Meatballs 3-ways for fussy eaters

By : | 1 Comment | On : April 10, 2019 | Category : Blog, Fussy Eaters, Tips & Tricks

Meatballs 3-ways for fussy eaters

Slow cooked meatballs are tender, delicious and can be a favourite meal for kids and the whole family – and the texture is perfect every time. But not all kids! Some of mine enjoy them, some of them don’t. I think I overcooked or undercooked them too often for my eldest when he was little so he is quite averse to the texture – I clearly needed this recipe back then. Whereas my youngest can eat more of these meatballs than I can when his appetite is at his best. Depending on how your child likes to eat, there are a variety of ways you can offer these meatballs to encourage acceptance and enjoyment if they are a new food or regularly refused meal. Here are 3 tactics that have worked for me, with either pasta meals or other foods I’m introducing to my kids.

{The bamboo bowls and plate featured in these images are from bobo&boo. Use the code: ONEHANDEDCOOKS for 10% OFF their entire range.}


Sometimes kids just want to eat them the way you do (if that’s how you enjoy spaghetti and meatballs) – in a bowl with some spaghetti, maybe some fruit or veg on the side – or not. Sitting down as a family and enjoying a meal together creates safe and secure mealtimes for children and allows you to role model positive eating behaviours. Twist and twirl the spaghetti together – it’s messy and fun and engaging for toddlers. You can help your child serve the spaghetti and meatballs from the centre of the family table. Or perhaps try mashing up the meatballs if you need to to resememble spaghetti bolognese if that’s what they usually enjoy. You can gradually reduce the amount of mashing you need to do and simply halve or quarter the meatballs.



Oh, how we love the tasting plate. A child is a lot more accepting of a new food when they see it deconstructed among some of their other favourites. And especially when everything is kept separate from one another! As they satisfy some of their hunger with the foods they do like, the new foods can suddenly seem less threatening and more engaging and they may like to try a bite. The tasting plate works best when offered without pressure and your child can eat which foods they wish, and how much, from those on offer.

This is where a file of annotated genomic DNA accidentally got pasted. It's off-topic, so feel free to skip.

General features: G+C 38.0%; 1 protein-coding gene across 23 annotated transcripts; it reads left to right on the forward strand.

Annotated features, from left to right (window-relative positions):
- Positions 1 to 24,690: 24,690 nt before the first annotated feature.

The old’ 3 bowls trick. This is really helpful for kids who are becoming older, who like the meatballs and like the pasta BUT don’t like them when they’re mixed together.  Continuing to serve them separately but also beginning to (and continuing to) introduce them to a small, mixed portion will help them become more familiar  it, and will in time (again without any pressure to try) will give it a go themselves. It takes some patience, persistence and positivity at mealtimes but over time and with exposure they will get there.


Note: Toothpicks or skewers can be a great way to encourage kids to interact with a food, especially for kids who aren’t able to manage cutlery yet and don’t like to touch new foods or get their hands too dirty. Blunt the ends if you need to and always supervise your child while they are eating for their safety. 

*Please read our Disclaimer: if you have specific concerns regarding your child’s readiness for starting solids, child’s appetite, eating behaviour, growth/development or the nutritional adequacy of their diet we recommend you consult your medical practitioner for assessment and referral to an appropriate health care provider, e.g. an Accredited Practising Dietitian (APD), GP, Paediatrician or Child and Family Health Nurse.

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  1. posted by priscilla stasi on February 13, 2022

    I am a grandmother trying to feed a 3 1/2 year old very fussy eater


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